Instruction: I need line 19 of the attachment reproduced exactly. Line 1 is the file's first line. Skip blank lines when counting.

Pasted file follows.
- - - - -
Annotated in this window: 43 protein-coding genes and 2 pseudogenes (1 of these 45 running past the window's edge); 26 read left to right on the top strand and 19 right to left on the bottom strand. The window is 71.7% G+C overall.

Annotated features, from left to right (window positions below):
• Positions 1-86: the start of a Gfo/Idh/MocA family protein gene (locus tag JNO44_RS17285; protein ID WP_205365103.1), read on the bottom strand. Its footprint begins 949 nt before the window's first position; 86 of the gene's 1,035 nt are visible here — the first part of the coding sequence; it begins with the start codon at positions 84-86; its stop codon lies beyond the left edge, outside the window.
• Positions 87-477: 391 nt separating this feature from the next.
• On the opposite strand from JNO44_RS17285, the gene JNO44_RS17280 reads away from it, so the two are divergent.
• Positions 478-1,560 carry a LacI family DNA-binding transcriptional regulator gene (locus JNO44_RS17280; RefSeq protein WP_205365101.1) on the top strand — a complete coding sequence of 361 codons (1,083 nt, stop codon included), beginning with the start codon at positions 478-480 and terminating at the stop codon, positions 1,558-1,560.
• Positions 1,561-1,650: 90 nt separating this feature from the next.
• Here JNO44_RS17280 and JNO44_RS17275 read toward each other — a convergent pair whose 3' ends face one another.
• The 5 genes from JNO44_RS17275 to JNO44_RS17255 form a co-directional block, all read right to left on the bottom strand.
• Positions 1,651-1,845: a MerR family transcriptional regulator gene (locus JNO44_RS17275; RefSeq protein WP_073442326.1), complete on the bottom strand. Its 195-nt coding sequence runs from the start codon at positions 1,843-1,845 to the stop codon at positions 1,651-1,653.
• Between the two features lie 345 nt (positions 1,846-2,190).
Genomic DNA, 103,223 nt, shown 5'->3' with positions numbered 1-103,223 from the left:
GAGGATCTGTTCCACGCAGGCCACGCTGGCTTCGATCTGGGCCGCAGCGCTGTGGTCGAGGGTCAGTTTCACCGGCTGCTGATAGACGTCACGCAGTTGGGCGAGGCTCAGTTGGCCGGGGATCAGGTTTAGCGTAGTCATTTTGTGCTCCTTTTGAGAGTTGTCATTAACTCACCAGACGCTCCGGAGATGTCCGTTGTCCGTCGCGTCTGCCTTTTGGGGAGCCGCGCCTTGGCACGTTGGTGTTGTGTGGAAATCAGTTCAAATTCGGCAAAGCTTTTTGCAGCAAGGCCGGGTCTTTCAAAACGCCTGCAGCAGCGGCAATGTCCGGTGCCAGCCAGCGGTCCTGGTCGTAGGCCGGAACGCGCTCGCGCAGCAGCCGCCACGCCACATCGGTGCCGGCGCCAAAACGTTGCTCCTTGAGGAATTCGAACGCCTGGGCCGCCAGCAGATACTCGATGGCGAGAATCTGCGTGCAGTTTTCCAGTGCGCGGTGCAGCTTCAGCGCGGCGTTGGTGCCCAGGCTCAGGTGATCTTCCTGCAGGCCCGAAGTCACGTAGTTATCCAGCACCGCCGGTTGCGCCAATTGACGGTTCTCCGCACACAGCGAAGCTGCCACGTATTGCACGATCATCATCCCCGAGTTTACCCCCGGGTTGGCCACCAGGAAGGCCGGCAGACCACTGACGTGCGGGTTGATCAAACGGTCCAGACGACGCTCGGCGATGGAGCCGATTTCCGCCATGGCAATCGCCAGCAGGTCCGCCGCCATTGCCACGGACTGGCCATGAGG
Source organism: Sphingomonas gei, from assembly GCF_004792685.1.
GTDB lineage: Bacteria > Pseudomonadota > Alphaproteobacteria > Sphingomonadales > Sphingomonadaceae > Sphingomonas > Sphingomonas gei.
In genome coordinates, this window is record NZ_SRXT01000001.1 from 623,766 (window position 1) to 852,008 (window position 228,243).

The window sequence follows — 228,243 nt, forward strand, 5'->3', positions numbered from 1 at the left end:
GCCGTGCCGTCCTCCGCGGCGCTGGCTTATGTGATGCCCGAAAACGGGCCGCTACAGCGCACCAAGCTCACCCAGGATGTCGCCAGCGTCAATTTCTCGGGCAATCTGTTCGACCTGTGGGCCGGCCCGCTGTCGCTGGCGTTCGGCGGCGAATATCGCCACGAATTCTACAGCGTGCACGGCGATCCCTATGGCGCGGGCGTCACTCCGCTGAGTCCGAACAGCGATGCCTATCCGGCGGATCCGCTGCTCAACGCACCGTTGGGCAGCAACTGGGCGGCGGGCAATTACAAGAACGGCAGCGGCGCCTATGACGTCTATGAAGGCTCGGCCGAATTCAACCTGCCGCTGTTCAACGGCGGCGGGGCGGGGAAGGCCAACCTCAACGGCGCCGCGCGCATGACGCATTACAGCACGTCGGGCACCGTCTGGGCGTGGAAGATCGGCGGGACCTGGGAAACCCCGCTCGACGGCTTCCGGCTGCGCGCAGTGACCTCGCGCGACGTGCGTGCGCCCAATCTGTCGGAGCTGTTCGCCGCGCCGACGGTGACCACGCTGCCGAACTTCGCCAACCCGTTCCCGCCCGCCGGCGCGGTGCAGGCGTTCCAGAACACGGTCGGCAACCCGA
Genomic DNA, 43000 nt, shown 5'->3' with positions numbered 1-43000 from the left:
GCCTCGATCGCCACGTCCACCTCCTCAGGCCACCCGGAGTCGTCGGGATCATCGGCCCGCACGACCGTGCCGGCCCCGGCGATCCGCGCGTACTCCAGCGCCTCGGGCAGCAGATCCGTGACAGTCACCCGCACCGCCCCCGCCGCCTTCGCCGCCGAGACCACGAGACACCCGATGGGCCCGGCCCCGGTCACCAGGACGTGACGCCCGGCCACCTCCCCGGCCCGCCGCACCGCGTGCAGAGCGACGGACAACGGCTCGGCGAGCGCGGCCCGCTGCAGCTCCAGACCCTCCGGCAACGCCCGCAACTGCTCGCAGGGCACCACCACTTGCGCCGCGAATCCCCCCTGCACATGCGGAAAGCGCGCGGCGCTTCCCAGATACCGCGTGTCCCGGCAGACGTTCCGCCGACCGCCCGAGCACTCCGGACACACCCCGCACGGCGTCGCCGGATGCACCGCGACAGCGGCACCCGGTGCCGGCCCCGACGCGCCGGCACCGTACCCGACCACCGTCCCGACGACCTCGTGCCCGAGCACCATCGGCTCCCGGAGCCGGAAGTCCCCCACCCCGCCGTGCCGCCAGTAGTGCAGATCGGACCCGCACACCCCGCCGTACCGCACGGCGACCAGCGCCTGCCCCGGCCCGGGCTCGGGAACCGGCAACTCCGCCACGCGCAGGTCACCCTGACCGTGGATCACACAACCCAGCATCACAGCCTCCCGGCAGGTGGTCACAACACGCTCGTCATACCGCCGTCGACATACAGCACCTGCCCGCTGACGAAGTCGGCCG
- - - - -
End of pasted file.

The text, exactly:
Genomic DNA, 43000 nt, shown 5'->3' with positions numbered 1-43000 from the left: